Traffic moves slowly on I-4 East in Four Corners, Florida. (Photo by Win McNamee/Getty Images)

Going into the holidays we definitely saw an uptick in traffic in Fort Myers. Now that it’s spring things are much worse. I knew things have been getting increasingly worse traffic-wise over the years but I didn’t think this. According to a traffic congestion ranking index, the Fort Myers-Cape Coral metro area is now seen as the 13th worse in the country for traffic congestion. Heading to the other coast for spring break? Miami is much worse. So how is this ranking done?

According to TomTom “We calculate the baseline per city by analyzing free-flow travel times of all vehicles on the entire road network – recorded 24/7, 365 days a year. This information allows us to also calculate, for example, how much extra time a driver will spend in traffic during rush hour.”

So the devices in our cars know whether we’re moving or stopped in traffic. The data is then compiled to determine in which cities you’re most likely to be stuck and not moving on the roads. From this, they determine a ‘congestion level’ which is a percentage. From there a formula is used to determine how much time the average commuter loses each year sitting in traffic. It’s data like this that shows why living close to where you work and shop is ideal. So how much time do you lose each year sitting in traffic? It’s not hours. It’s days.

  • 1. New York

    New York has a congestion level of 35%. An typical driver in New York loses an average of 80 hours per year sitting in traffic. And while you’re sitting there, you up your chances to get carjacked.

  • 2. Los Angeles

    33% congestion level. That breaks down to 75 hours a year lost. The traffic jams there can be so bad that even the police can’t get through to deal with crimes. That’s why LAPD is always using helicopters.

  • 3. Miami

    Remember the lyric “Two miles an hour so everybody sees you.” Yeah, it’s about Miami. A congestion level of 28% means 64 hours a year sitting in traffic. At least if you’re stopped in traffic, they’ll be less damage when someone hits you. 

  • 4. Baton Rouge

    27% congestion level costs 62 hours per year. Some good news, though, they plan to keep all lanes of I-10 open when they widen it.

  • 5. San Francisco

    They have a congestion level of 26% which means 59 hours each year sitting in traffic. Keep the windows up, the smell seeps in when you’re stopped.  But check out this cool little device they use to help.

  • 6. Chicago

    A 24% congestion level means 55 hours a year lost to traffic. And it’s cold there. Hope you got heated seats. Plus they have snowplow fires.

  • 7. Honolulu

    Bet you didn’t know that traffic on the island is pretty bad. A 23% congestion level is 52 hours a year not being at a luau. I’ve never heard go things about Hawaii traffic.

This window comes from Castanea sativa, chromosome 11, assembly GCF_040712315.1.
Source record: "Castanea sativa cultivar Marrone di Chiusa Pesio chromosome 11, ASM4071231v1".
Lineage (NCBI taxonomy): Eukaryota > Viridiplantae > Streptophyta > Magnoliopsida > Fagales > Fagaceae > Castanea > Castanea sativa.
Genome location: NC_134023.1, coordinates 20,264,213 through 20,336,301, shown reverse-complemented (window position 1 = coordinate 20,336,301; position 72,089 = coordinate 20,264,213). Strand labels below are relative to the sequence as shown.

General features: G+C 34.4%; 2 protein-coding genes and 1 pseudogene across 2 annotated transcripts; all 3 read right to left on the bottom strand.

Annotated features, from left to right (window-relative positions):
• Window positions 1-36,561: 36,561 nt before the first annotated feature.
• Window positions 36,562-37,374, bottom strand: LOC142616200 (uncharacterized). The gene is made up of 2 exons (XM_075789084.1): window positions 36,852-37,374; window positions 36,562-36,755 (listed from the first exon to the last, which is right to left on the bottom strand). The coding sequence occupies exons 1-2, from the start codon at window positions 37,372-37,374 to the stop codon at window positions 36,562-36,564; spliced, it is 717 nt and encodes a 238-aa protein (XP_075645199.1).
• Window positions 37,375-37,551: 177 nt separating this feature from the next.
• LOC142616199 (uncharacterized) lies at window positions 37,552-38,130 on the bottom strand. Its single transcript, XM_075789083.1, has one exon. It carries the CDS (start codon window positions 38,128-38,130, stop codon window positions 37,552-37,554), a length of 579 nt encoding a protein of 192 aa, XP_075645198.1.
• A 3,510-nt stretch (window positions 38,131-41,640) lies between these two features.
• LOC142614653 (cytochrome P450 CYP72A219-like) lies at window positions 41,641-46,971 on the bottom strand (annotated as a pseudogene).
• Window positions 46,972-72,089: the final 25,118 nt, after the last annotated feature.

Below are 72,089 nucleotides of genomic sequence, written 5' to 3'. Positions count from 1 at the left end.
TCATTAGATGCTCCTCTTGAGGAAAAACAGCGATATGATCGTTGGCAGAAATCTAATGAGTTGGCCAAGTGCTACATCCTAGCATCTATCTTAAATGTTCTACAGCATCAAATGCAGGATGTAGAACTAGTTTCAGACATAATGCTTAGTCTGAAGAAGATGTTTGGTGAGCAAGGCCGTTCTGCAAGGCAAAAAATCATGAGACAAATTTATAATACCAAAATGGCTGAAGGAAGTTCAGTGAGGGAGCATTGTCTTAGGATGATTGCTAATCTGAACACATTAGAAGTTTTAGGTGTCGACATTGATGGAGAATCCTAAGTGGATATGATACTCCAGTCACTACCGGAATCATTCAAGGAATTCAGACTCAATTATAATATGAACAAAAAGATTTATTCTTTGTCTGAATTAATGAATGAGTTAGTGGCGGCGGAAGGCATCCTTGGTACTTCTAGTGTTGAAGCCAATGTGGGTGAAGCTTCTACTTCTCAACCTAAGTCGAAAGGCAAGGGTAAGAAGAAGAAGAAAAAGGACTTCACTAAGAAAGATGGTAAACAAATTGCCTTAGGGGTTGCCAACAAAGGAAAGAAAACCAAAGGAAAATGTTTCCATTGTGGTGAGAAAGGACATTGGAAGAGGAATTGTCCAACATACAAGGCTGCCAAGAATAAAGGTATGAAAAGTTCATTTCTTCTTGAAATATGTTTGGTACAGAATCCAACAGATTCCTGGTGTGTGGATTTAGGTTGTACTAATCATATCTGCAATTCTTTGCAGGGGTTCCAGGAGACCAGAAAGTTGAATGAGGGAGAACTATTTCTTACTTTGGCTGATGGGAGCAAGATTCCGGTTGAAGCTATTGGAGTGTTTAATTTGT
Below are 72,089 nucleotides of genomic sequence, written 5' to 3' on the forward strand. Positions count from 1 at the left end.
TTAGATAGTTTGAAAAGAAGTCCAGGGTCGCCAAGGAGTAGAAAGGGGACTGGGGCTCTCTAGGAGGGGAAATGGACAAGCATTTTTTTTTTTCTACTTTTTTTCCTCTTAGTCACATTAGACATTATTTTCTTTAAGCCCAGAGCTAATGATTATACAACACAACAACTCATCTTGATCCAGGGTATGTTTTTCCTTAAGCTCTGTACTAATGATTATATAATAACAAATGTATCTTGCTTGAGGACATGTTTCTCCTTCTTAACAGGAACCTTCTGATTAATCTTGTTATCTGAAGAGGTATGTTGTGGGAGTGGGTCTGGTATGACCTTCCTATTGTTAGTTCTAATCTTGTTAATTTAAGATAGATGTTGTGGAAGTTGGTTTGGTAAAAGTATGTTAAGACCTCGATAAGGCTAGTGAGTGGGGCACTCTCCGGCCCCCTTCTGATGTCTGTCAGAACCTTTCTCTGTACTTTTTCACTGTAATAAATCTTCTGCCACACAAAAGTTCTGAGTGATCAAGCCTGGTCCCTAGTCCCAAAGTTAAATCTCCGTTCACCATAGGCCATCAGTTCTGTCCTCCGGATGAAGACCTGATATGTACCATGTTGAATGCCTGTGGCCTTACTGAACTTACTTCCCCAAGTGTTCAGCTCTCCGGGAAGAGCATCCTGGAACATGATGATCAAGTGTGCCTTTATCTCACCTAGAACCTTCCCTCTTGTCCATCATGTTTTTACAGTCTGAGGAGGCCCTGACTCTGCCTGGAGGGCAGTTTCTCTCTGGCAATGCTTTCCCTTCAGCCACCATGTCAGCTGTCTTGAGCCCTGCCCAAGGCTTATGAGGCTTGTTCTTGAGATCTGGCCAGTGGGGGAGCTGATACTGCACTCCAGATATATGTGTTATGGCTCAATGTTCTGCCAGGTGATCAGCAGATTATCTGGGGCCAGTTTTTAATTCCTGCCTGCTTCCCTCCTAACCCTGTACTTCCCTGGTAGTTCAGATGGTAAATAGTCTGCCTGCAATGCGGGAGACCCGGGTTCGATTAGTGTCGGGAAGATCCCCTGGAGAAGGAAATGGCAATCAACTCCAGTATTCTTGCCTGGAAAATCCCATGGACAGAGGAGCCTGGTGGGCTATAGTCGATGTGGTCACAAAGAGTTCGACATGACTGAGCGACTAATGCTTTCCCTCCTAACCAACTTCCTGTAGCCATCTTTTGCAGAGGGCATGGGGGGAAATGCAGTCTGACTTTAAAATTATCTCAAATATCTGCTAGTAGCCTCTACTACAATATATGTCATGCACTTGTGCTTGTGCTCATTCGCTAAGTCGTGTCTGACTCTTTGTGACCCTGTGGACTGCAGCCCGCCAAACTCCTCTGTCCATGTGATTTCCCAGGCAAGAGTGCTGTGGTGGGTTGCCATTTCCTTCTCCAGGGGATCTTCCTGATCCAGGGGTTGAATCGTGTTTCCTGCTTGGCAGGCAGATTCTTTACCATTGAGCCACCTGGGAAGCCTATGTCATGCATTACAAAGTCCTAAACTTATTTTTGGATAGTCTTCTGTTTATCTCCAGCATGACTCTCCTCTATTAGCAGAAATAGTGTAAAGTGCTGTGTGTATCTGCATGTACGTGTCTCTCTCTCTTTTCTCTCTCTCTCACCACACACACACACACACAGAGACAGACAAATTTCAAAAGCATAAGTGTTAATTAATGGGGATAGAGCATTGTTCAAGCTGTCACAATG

• 8. Seattle

    Grab a Starbucks. Your congestion level is also 23% for 52 hours a year staring at tail lights. Did you get one of those Starbucks Stanley Tumblers? People were ready to fight over those.

  • 9. Riverside

    Same. 23% for 52 hours. At least the weather is probably nice. Open the sunroof, enjoy your day. But keep your Twitter alerts on.

  • 10. Philadelphia

    At least you can sit in your car listening to sports guys talk about the Eagles. 22% congestion level for 50 hours a year. Gone. Maybe we can get the fans to stop tearing down the signals.


  • 11. Atlanta

    How is this not worse? Driving I75 through Atlanta is one of the more punishing journeys you can make. Atlanta has a 21% congestion level. 48 hours a year stuck in traffic.

  • 12. Tampa

    You knew we’d get to this one. Tampa also has a 21% congestion level costing the average commuter 48 hours a year. Waiting. Except for the people drag racing over the bridges.

  • 13. Cape Coral-Fort Myers

    That’s right, we’re tied with Tampa. A 21% congestion level. 48 hours – 2 full days each year – wasted, sitting in traffic. Especially on 41. And it’s not just the cars.


  • If you’re interested in the full study, here’s the pdf:


    This is why I insisted on living close to work. I pick my ‘drive to work song’ and I’m usually pulling up as the song is finishing. Today was some classic Run The Jewels from about 5 years back.


  • What about Work From Home?

    Obviously that’s the best way to save yourself two full days each year. And since people keep moving here to SWFL (even with the hurricanes), I’m expecting traffic to get even worse.

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